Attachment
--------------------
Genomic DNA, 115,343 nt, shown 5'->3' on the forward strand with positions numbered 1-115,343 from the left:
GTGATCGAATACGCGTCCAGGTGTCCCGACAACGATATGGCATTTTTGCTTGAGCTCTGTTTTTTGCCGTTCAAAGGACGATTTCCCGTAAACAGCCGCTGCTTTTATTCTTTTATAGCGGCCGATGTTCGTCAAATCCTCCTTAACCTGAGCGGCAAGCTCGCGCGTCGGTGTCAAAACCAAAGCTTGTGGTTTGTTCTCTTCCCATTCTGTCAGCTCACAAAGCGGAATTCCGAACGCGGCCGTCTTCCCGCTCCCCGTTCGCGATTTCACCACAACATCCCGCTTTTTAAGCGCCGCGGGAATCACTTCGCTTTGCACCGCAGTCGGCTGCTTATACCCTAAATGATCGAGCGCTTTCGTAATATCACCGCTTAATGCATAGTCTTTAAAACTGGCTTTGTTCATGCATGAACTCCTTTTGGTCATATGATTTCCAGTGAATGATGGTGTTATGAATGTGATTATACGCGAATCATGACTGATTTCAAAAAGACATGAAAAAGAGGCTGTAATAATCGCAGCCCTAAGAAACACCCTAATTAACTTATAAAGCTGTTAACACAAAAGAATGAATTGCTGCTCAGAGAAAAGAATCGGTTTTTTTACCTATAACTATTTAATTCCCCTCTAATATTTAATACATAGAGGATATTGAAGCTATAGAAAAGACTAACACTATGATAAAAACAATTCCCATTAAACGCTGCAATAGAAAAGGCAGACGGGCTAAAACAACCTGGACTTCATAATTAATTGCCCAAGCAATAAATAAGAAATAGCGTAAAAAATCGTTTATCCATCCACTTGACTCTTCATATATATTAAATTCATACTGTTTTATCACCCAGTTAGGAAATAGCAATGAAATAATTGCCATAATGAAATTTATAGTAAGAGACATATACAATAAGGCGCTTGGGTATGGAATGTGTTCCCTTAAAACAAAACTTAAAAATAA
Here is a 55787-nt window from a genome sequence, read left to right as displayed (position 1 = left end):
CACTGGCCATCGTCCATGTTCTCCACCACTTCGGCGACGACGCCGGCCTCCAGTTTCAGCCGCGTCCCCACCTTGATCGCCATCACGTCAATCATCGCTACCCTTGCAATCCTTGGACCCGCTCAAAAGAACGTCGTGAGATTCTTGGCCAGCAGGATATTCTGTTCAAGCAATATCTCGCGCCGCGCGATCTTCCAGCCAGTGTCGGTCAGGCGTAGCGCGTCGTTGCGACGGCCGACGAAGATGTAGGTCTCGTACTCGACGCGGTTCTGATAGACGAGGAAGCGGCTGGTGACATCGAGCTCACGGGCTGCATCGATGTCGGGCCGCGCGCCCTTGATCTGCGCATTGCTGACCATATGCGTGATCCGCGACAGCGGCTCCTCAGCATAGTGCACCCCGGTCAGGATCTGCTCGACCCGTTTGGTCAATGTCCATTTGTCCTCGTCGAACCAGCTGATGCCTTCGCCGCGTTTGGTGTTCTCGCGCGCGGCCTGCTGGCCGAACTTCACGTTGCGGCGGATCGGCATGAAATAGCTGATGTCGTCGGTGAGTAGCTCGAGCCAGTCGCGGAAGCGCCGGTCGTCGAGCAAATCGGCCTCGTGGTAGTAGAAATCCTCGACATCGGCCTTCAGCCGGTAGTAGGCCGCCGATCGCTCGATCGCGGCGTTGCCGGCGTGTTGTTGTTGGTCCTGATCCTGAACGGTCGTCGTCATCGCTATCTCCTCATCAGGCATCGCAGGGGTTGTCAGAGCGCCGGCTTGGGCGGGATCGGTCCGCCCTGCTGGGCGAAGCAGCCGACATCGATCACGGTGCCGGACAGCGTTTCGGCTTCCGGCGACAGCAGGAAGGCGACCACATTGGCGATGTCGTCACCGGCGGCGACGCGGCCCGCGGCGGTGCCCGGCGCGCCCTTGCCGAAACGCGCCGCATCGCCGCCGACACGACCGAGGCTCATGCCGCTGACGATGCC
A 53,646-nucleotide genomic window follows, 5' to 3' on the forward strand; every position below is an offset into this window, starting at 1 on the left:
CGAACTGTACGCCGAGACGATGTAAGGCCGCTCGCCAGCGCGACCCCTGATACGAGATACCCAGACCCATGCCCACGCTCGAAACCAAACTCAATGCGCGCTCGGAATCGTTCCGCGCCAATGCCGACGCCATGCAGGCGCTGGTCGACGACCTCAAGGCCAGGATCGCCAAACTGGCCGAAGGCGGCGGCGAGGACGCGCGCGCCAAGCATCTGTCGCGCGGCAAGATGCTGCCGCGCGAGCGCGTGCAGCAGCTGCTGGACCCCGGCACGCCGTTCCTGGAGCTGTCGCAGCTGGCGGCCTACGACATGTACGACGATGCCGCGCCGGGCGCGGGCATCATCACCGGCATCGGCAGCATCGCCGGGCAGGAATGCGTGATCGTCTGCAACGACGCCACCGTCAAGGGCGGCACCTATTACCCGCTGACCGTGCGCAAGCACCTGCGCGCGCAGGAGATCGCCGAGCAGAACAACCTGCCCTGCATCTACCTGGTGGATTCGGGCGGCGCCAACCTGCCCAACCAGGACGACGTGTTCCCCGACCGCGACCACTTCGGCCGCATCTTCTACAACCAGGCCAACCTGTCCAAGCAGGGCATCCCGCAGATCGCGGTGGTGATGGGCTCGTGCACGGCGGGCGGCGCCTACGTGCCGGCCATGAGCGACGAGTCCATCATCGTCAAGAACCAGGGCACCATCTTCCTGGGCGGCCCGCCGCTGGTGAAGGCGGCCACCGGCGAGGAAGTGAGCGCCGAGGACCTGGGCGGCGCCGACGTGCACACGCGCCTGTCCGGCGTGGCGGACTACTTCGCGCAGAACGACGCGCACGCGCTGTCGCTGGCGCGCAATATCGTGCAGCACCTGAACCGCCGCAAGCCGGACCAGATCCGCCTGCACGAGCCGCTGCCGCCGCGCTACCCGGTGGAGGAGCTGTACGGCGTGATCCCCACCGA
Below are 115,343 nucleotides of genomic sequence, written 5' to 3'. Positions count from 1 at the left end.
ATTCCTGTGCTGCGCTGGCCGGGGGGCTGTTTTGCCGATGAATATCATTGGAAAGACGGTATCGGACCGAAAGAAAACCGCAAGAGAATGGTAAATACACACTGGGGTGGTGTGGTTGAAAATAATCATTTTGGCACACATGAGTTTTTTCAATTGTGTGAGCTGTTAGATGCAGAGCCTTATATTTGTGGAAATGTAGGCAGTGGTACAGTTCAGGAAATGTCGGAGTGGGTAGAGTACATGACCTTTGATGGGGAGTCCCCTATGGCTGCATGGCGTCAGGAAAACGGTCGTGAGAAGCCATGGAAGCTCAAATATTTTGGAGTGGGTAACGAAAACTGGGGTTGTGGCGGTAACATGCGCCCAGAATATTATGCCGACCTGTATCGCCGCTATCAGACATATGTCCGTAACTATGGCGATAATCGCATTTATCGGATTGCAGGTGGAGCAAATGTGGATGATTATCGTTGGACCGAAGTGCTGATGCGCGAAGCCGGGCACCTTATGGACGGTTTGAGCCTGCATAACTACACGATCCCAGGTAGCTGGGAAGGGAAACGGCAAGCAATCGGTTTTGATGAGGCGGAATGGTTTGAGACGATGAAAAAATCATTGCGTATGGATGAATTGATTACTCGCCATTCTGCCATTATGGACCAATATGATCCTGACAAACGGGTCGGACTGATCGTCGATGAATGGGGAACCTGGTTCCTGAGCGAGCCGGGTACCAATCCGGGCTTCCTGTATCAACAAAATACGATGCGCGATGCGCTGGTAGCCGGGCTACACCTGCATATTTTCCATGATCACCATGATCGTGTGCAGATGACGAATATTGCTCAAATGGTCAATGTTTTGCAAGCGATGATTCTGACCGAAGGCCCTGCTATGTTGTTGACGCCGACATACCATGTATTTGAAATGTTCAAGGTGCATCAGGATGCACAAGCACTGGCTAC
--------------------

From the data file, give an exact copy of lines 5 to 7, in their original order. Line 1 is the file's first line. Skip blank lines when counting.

A 53,646-nucleotide genomic window follows, 5' to 3' on the forward strand; every position below is an offset into this window, starting at 1 on the left:
CGAACTGTACGCCGAGACGATGTAAGGCCGCTCGCCAGCGCGACCCCTGATACGAGATACCCAGACCCATGCCCACGCTCGAAACCAAACTCAATGCGCGCTCGGAATCGTTCCGCGCCAATGCCGACGCCATGCAGGCGCTGGTCGACGACCTCAAGGCCAGGATCGCCAAACTGGCCGAAGGCGGCGGCGAGGACGCGCGCGCCAAGCATCTGTCGCGCGGCAAGATGCTGCCGCGCGAGCGCGTGCAGCAGCTGCTGGACCCCGGCACGCCGTTCCTGGAGCTGTCGCAGCTGGCGGCCTACGACATGTACGACGATGCCGCGCCGGGCGCGGGCATCATCACCGGCATCGGCAGCATCGCCGGGCAGGAATGCGTGATCGTCTGCAACGACGCCACCGTCAAGGGCGGCACCTATTACCCGCTGACCGTGCGCAAGCACCTGCGCGCGCAGGAGATCGCCGAGCAGAACAACCTGCCCTGCATCTACCTGGTGGATTCGGGCGGCGCCAACCTGCCCAACCAGGACGACGTGTTCCCCGACCGCGACCACTTCGGCCGCATCTTCTACAACCAGGCCAACCTGTCCAAGCAGGGCATCCCGCAGATCGCGGTGGTGATGGGCTCGTGCACGGCGGGCGGCGCCTACGTGCCGGCCATGAGCGACGAGTCCATCATCGTCAAGAACCAGGGCACCATCTTCCTGGGCGGCCCGCCGCTGGTGAAGGCGGCCACCGGCGAGGAAGTGAGCGCCGAGGACCTGGGCGGCGCCGACGTGCACACGCGCCTGTCCGGCGTGGCGGACTACTTCGCGCAGAACGACGCGCACGCGCTGTCGCTGGCGCGCAATATCGTGCAGCACCTGAACCGCCGCAAGCCGGACCAGATCCGCCTGCACGAGCCGCTGCCGCCGCGCTACCCGGTGGAGGAGCTGTACGGCGTGATCCCCACCGA
Below are 115,343 nucleotides of genomic sequence, written 5' to 3'. Positions count from 1 at the left end.